Divergent thinking and collaboration

Divergent thinking—thinking in an unusual and unstereotyped way—*is what’s needed in software design. Divergent thinking isn’t the same thing as creativity—it’s an essential part of creativity. It is the ability to see:

  • lots of possible ways to interpret a question
  • lots and lots of possible answers to a question.

User-experience designers engage in divergent thinking when they explore multiple ideas and try to “saturate the problem space.” But your entire development team can benefit from this—and save your project months of rework.

Divergent thinking: lots of ways to interpret a question, lots of answers, not linear.
Divergent thinking: lots of ways to interpret a question, lots of answers, not linear.

In general terms…. Divergent methods ask people to set aside linear or convergent approaches. Instead, they try different things, borrow ideas, let go of ownership and let go of the idea that their idea is too good to edit or too good to combine with the ideas of others. Only after this divergence—after the problem space is “saturated with ideas”—is it time to converge, to assess, to use judgement, and to make design decisions.

Borrowing and combining each other’s ideas partway through the divergent stage is also called collaboration, and we need to add it to iterative, Agile development processes.

In specific steps…. If the above is too vague for comfort, and you want a step-by-step method, then—after you finish reading this post—look at the Five Sketches Method. One software development team spent five days redesigning their mine-scheduling software into a touch-enabled user interface. By using the Five Sketches method, the South African development manager said: “This has saved us months of work. Months!”

Brainstorming is not divergent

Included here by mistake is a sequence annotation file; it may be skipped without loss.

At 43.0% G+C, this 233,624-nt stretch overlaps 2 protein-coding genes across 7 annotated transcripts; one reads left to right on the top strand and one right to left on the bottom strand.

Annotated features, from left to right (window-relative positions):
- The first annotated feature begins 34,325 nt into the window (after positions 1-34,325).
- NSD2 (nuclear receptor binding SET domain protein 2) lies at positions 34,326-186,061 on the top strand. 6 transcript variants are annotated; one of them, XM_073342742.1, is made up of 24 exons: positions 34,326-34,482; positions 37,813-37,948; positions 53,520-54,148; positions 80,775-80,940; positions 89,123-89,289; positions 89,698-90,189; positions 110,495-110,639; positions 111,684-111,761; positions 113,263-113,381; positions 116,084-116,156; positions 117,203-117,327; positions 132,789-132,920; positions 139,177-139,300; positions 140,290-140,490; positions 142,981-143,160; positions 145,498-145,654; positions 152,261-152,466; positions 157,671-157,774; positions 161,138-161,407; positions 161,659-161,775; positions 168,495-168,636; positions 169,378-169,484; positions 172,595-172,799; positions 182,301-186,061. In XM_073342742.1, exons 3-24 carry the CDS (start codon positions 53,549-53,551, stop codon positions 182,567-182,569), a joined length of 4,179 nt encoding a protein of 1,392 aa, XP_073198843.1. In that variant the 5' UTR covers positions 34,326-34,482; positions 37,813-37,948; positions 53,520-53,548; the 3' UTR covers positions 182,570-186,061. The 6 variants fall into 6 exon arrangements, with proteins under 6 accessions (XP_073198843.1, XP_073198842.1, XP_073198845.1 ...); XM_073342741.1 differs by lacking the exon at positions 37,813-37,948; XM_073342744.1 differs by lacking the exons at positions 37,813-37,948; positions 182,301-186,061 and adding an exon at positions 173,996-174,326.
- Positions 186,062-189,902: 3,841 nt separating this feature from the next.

By the way, it’s worth mentioning that brainstorming is not divergent thinking. The ideas people generate in the room are assessed and rejected at the same time, and people follow the leaders in the room—so divergent thinking gets stifled.

We unlearn divergent thinking at school

Development teams may find collaboration difficult due to the paradigms they learned at school. The education system refers to sharing as copying, refers to re-using as plagiarism, and sees both as forms of cheating.

Although children innately engage in divergent thinking, this ability dries up as we pass through the education system. In school, divergent thinking is a fish out of water. At work, we need to put the fish back in the water to generate better solutions.

A report by the Asian Development Bank shows the gap between the skills businesses want and the skills that schools teach:

What shows creativity? (1 is highest)BusinessSchools
Problem identification or articulation19
Ability to identify new patterns of behaviour or new combination of actions23
Integration of knowledge across different disciplines32
Ability to originate new ideas46
Comfort with the notion of “no right answer”511
Fundamental curiosity610
Originality and inventiveness in work74
Problem solving81
Ability to take risks9 (tied)8
Tolerance of ambiguity9 (tied)7
Ability to communicate new ideas to others115

In the table, above, compare where business ranks originality and inventiveness versus where schools rank it. Similarly, note the contrast between problem identification and problem solving.

We can re-learn divergent thinking

Sketching supports divergent thinking because a sketch intrinsically says: “As an idea, I am disposable. You can change me, or discard me, and then have more ideas.”

Ideas are cheap, so you can have lots of them without worrying about what’s lost if an idea is discarded or changed—that’s key to divergent thinking.

There are people in your workplace who know this, already. People formally trained in design have been taught to use divergent thinking. Ask them for help.

Get executive support

Collaboration requires support at all levels. Here’s a to-do list for executives:

  • Make sure the vision and mission are clearly communicated. This helps others to understand the problems to solve.
  • Remove the bureaucratic obstacles that strangle creativity.
  • Create a climate for an open flow of ideas, collaboration and knowledge sharing. Freedom and trust are key to creativity.
  • Embrace diversity. The more personality types (or team roles) are on the team, the more likely the project will succeed.
  • Give employees an opportunity to reap the rewards of the success they helped create. Stage celebrations to benchmark success.
  • Cultivate continuous learning. Revitalise by cultivating outside interests.